The changes are straightforward:
  1. I added the HAS_GLASS type to track the state of the number of calls to the withGlass method. It is coded in exactly the same way as the other state tracking types with the one exception of its value in the CompleteBuilder type. The CompleteBuilder type encodes which parameters are optional and which are required.
  2. Rather than having two states (just TRUE and FALSE), I am using a little class hierarchy with three states, representing no calls to a setter (FALSE), one call to a setter (TRUE), and more than one call to a setter (MULTI).
  3. Instead of just setting a state to TRUE when a setter is called, I am using a type member of the current state to implement a little state machine. The state machine transitions from FALSE to TRUE to MULTI and then stays in the MULTI state.
  4. The TRUE and FALSE states are in a separate subtree NOT_MULTI so that I can specify a value that includes either of those states, but not the MULTI state. I use this value in the CompleteBuilder type to specify that the HAS_GLASS value can be either TRUE or FALSE.
Bottom line: this implementation provides compile-time checking that the required setters are called exactly once, that the optional setters are called at most once, and is much simpler than the Church Numerals implementation.

4 comments:

gambistics said...

Hi Jim,

there's an even simpler solution. The underlying problem to solve is, how to restrict member methods from being called, based on information in the type parameters/members. Your approach is one to get this done. There are at least another two approaches which work equally well:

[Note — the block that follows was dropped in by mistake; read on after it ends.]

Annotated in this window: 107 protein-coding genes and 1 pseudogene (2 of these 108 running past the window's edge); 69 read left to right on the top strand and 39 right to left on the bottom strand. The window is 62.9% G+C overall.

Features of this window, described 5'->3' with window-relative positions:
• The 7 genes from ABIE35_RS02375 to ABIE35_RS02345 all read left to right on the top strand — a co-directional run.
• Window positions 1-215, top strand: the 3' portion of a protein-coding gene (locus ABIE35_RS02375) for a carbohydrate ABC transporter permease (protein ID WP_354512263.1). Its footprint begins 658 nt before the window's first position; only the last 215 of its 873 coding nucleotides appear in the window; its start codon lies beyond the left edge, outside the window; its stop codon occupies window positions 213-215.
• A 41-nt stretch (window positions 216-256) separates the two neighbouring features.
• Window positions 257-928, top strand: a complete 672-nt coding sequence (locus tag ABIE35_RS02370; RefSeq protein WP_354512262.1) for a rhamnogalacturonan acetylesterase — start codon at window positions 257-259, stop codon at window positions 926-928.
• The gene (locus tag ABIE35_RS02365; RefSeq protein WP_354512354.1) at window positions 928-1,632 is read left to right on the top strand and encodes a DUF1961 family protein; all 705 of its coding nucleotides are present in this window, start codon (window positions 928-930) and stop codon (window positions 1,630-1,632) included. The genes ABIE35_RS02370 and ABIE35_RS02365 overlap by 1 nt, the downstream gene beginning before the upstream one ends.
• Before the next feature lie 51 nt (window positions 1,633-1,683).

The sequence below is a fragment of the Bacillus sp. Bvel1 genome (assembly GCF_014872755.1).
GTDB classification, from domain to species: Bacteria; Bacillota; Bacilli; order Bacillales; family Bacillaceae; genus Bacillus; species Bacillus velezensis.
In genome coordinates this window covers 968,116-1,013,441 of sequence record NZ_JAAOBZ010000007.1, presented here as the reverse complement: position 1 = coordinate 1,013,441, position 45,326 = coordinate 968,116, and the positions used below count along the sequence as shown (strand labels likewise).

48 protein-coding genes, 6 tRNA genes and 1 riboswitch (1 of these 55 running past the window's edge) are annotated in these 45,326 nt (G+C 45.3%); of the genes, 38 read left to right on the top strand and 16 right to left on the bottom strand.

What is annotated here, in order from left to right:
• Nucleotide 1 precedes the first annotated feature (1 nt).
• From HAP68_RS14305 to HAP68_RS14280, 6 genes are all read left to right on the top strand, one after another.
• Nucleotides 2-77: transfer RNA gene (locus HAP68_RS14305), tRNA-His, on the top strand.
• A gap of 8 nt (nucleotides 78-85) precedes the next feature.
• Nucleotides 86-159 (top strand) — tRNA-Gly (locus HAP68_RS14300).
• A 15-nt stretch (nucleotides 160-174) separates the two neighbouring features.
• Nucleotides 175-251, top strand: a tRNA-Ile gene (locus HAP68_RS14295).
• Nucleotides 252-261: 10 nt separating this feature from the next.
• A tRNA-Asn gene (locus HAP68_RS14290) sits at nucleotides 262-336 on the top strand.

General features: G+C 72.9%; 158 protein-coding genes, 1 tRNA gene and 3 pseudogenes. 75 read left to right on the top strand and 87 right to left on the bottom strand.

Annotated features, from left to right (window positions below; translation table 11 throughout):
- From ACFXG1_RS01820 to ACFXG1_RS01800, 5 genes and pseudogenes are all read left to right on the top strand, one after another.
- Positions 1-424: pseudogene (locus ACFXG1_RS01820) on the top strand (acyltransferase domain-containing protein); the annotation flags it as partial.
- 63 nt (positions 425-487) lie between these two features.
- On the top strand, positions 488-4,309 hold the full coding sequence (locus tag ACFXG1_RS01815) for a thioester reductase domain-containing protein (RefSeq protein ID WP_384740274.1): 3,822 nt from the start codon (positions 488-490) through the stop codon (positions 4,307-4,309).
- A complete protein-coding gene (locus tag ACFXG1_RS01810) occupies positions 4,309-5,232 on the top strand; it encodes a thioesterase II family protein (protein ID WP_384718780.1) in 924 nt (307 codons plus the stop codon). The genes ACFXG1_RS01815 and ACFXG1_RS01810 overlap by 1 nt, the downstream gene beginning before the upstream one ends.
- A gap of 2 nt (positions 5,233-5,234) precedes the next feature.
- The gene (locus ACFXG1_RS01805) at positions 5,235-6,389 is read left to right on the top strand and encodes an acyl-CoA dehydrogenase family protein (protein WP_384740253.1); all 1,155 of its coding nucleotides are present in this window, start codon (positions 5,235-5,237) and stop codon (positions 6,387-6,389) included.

1.) Since you can't specify a type for member functions which would restrict their applicability directly you can turn the method calling scheme upside down.

In the class you can introduce a new operator which just applies the function given to itself (respecting its own type parameters). I call it usally '~'. (You may call the operator 'reverse method application operator' as well):

class Builder[A,B,C] /* ... */ {
def ~[X](f:Builder[A,B,C => X):X = f(this)
}

The former members become standalone functions. Instead of using the selection operator '.' you can then use '~' to call (and chain) the functions upon the object. See http://gist.github.com/182249 for the complete example.

Another optimization I've used, is that I didn't introduced an extra type (TRUE,FALSE) for the type parameters but just used Some[X] for TRUE and None for FALSE. (Actually I cheated because I had to redefine the Option-hierarchy. That's because I didn't manage to work out the type of the scala built-in None. Anyone?)

2.) Another possibility to 'guard' member calls is using implicits. With this scheme you write your class cleanly as before without any checks. Afterwards each method which has to be checked gets an implicit parameter which serves as evidence that the object's type conforms to the wanted configuration. I actually implemented this one as well, but this implicit-stuff regular crashes the compiler or doesn't stop to compile at all. If I get it working I can upload this version as well.

Jim McBeath said...

gambistics: Interesting approach. Thanks for the reminder that it is so easy in Scala to implement chaining techniques other than method call chaining. There are indeed many ways to solve this problem. I am even now working on yet another one.

Skavookie said...

Why the different implementation of Option?

Jim McBeath said...

Skavookie: Are you asking why the optional "glass" parameter is different from the other parameters? Other than the fact that the private OrderOfScotch constructor takes an Option for the glass parameter, the other difference, that the HAS_GLASS type is required to be NOT_MULTI, is because that argument is allowed to appear zero or one times (anything other than multiple times), whereas the other arguments must all appear exactly one time.